The dining hall is handicapped accessible and air conditioned. Courant Community, "Community News For The Enfield Edition," 10 July 2018 Both West powers will be noticeably handicapped, as Curry is sidelined with a knee sprain and Leonard is missing in action due to a mysterious quadriceps injury. Ben Golliver, SI.com, "2018 NBA Playoffs: The Biggest Questions For Each Series," 12 Apr. 2018 As a result, Los Angeles and other cities that refused to adhere to the funding requirements were put at a disadvantage and would be handicapped again in future years, Real concluded. Dakota Smith, latimes.com, "Money for police cannot be pegged to cooperation with ICE, judge rules," 12 Apr. 2018 But from a handicapping perspective, Justify is far from bulletproof. Dan Wolken, USA TODAY, "Favorite Justify won't win Kentucky Derby, but here's the horse that will," 3 May 2018 Many candidates have not filed robust campaign contribution and spending reports, so handicapping those with the most support is difficult at this early stage. Patricia Sullivan, Washington Post, "Alexandria council’s Democratic primary draws a dozen for six seats," 30 Mar. 2018 Thurber literally handicaps Will, who loses his leg in a bombing as an FBI rescue team leader 10 years before the events of the film. Katie Walsh, chicagotribune.com, "'Skyscraper' review: Dwayne Johnson shows off his dramatic acting chops," 11 July 2018 In fact, Pennsylvania labor unions represent one out of every eight workers in the state and this ruling could substantially handicap them if unions need to spend more money on recruitment and retention, rather than camapigning. Tauhid Chappell, Philly.com, "Supreme Courts decision could affect Pennsylvania politics, two casinos open in Atlantic city | Morning Newsletter," 28 June 2018 One-time accounting changes related to last year’s tax law also handicapped some firms. Telis Demos, WSJ, "Big Banks Clear Fed’s Stress Tests," 21 June 2018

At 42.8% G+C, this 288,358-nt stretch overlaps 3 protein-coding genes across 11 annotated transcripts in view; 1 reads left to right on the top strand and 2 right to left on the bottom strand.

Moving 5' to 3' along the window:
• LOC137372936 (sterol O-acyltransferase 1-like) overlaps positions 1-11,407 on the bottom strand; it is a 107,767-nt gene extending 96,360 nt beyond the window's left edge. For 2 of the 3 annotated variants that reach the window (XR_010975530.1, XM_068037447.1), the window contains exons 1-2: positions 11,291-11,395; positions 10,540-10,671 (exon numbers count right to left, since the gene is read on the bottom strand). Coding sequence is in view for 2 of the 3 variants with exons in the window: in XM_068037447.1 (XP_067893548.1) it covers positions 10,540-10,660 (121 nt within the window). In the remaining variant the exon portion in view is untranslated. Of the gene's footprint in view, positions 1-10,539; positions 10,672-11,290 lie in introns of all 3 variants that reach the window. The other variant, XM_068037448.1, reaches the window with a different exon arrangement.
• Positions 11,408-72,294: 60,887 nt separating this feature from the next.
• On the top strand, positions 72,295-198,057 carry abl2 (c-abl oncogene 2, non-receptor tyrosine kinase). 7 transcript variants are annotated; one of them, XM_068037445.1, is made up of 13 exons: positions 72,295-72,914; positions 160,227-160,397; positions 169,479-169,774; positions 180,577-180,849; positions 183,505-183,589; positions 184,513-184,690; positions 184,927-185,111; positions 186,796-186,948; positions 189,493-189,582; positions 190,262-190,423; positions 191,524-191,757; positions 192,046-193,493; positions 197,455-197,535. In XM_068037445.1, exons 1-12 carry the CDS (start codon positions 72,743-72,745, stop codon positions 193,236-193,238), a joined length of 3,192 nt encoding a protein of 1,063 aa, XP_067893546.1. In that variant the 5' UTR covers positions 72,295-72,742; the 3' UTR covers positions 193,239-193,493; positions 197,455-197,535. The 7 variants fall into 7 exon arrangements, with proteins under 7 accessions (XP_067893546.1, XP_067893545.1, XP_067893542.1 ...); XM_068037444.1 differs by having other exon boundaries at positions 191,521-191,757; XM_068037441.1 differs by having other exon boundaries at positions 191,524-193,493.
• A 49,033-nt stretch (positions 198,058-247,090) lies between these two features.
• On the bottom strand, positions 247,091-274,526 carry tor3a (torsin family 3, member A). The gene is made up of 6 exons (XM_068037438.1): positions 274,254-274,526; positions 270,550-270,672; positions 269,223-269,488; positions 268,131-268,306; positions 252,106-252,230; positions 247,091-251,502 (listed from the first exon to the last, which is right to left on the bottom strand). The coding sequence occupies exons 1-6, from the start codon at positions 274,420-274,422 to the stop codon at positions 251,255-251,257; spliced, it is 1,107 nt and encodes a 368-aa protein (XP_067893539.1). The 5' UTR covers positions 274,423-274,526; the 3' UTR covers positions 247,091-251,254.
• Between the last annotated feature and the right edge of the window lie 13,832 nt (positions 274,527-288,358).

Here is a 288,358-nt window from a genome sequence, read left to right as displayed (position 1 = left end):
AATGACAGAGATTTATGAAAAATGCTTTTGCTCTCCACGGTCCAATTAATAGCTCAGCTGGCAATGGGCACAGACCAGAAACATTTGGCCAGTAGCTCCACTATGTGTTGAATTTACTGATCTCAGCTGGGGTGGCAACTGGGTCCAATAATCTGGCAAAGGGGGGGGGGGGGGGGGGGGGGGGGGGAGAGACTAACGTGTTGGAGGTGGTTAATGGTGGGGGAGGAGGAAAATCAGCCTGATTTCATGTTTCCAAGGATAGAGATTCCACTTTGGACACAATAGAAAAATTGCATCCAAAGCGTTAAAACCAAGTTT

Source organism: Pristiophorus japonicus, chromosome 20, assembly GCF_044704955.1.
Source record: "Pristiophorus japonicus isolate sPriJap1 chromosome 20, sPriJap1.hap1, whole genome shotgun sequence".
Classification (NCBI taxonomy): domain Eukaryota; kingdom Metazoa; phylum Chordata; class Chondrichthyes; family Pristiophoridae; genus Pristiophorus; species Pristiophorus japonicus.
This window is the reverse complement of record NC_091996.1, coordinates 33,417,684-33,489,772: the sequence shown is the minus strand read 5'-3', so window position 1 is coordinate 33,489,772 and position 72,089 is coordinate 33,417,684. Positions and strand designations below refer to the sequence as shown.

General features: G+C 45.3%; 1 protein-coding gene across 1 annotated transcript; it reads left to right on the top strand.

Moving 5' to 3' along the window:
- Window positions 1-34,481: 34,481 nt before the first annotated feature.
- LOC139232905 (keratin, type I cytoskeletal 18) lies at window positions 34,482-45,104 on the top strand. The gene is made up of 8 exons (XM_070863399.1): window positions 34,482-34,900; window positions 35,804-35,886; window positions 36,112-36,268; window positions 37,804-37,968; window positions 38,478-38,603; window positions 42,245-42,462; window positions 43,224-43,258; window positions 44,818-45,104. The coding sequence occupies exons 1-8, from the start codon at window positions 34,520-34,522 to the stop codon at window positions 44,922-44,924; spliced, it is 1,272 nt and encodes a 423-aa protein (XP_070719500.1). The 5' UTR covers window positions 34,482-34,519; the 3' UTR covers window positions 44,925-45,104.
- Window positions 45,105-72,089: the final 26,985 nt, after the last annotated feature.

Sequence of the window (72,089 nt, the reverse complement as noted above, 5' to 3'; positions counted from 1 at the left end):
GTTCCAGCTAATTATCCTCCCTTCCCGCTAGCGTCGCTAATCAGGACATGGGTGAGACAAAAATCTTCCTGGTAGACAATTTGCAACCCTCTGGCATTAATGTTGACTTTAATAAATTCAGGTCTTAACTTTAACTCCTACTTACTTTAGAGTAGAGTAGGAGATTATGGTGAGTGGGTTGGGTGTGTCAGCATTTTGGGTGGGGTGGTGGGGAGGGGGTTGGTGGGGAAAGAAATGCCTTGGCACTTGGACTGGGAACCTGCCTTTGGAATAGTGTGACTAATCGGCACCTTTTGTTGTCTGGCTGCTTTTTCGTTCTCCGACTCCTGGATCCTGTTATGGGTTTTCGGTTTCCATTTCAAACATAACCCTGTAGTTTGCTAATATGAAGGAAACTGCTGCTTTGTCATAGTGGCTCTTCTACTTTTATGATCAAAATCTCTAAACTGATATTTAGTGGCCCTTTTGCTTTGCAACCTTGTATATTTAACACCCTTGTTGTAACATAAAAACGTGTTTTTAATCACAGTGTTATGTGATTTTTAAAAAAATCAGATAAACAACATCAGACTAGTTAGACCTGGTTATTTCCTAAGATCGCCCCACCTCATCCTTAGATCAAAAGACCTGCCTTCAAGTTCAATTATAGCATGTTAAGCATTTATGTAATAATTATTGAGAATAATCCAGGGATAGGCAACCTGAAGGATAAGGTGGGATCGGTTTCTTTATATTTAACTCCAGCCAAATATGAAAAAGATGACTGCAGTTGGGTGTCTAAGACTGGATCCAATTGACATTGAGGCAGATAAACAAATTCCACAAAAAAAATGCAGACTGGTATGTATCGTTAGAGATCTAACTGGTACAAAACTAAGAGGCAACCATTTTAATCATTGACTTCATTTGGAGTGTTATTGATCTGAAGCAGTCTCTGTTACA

These example sentences are selected automatically from various online news sources to reflect current usage of the word 'handicap.' Views expressed in the examples do not represent the opinion of Merriam-Webster or its editors. Send us feedback.

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First Known Use of handicap

Noun

1751, in the meaning defined at sense 1a

Verb

1789, in the meaning defined at sense 1a

History and Etymology for handicap

Noun

obsolete English handicap, a game in which forfeit money was held in a cap, from hand in cap

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Statistics for handicap

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Time Traveler for handicap

The first known use of handicap was in 1751

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More Definitions for handicap

handicap

verb

English Language Learners Definition of handicap

: to make success or progress difficult for (someone)

: to make a judgment about the likely winner of a race or contest

handicap

noun
hand·i·cap | \ˈhan-di-ˌkap \

Kids Definition of handicap

 (Entry 1 of 2)

1 : a disadvantage that makes progress or success difficult Shyness is a handicap for a salesman.

2 : a contest in which someone more skilled is given a disadvantage and someone less skilled is given an advantage

3 : the disadvantage or advantage given in a contest

handicap

verb
handicapped; handicapping

Kids Definition of handicap (Entry 2 of 2)

: to put at a disadvantage

handicap

noun
hand·i·cap | \ˈhan-di-ˌkap \

Medical Definition of handicap 

1 : a disadvantage that makes achievement unusually difficult

2 sometimes offensive : a physical disability

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handicap

noun
han·di·cap

Legal Definition of handicap 

: a physical disability (as a bodily impairment or a devastating disease)